Of course, this view is incorrect. There is a great deal of evidence, from the Iranian Resistance, the US, and Israel, that Iran has been cheating on the deal, which gave the Regime sanctions relief in exchange for a supposed halt to its development of nuclear weapons.
That money went straight to the Islamic Revolutionary Guard Corps (IRGC) to fund terrorism and extremism across the Middle East, from supporting Assad in Syria to Hezbollah in Lebanon, to the Houthis in Yemen. Indeed, President Hassan Rouhani, who has long been described by the BBC as a “moderate” and a “reformer” despite being neither, has even boasted of a 145% increase in defence spending, since the deal was signed.
After 40 years of appeasement and two years of a highly flawed nuclear deal, the US is finally ready to stand up to the mullahs and back the Iranian protesters who are calling for regime change.
In December, the Iranian people widely protested that the Regime has stolen the money from them to fund their malign foreign adventures, which has led to rising inflation and economic crisis in Iran. These demonstrations have since resumed with renewed vigour, with more and more people openly calling for an end to the Regime.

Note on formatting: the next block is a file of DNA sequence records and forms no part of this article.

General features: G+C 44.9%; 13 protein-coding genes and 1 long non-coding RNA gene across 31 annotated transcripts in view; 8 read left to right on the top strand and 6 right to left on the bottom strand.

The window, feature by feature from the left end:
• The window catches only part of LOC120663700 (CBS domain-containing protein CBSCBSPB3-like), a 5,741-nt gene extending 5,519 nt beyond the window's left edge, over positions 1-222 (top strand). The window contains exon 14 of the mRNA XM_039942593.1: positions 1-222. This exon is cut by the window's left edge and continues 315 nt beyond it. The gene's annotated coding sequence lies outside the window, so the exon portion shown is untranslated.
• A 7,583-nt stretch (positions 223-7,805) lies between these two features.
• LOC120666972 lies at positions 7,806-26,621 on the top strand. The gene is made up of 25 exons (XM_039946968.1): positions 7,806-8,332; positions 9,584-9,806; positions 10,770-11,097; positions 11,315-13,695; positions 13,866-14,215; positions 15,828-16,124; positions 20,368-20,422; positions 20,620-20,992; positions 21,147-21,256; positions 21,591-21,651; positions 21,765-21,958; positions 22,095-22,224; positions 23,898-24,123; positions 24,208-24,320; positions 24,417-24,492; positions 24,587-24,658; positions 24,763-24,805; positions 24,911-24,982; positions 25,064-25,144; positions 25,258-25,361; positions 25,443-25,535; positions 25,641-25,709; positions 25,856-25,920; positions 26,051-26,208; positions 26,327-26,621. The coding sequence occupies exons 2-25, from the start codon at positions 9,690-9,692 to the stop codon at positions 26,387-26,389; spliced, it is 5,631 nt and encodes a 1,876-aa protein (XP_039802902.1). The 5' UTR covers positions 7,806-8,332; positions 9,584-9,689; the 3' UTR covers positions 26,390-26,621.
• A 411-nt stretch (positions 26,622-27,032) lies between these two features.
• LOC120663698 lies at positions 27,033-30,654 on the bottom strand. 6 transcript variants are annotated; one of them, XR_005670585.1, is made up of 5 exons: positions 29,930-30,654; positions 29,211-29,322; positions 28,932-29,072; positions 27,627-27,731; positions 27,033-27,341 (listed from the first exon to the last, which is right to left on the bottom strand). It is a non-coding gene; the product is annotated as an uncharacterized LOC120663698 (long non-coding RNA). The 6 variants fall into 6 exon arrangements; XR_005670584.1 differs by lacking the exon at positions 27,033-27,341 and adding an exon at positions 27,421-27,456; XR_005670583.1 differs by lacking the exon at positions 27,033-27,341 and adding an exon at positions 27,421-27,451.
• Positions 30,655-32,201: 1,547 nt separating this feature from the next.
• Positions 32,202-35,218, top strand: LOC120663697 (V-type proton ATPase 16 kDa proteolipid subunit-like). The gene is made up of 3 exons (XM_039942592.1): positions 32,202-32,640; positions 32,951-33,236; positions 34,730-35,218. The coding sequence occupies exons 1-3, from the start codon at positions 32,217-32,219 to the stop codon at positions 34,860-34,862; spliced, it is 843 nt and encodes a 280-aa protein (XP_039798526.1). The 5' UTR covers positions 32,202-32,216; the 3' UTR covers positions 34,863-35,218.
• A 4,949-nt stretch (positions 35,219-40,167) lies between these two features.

Christopher Booker wrote in the Telegraph: “What lends this even greater force, as we gather from recent statements by US secretary of state Mike Pompeo, is that Washington is now ready to support these calls for regime change, as the chief key to restoring stability to the whole region.”
These protests are coordinated by the People’s Mujahideen of Iran (PMOI/MEK), a resistance group that campaigns for Iran to become a secular democracy, which even the Regime is forced to admit.
That’s why the Regime plotted a terrorist attack against the MEK at their Free Iran gathering in Paris on June 30, which led to the arrest of four terrorists, including Iranian diplomat to Vienna Assadollah Assadi, by European authorities.
Again, this received little coverage on the BBC, which leads some to believe that the BBC is not as impartial as one might hope.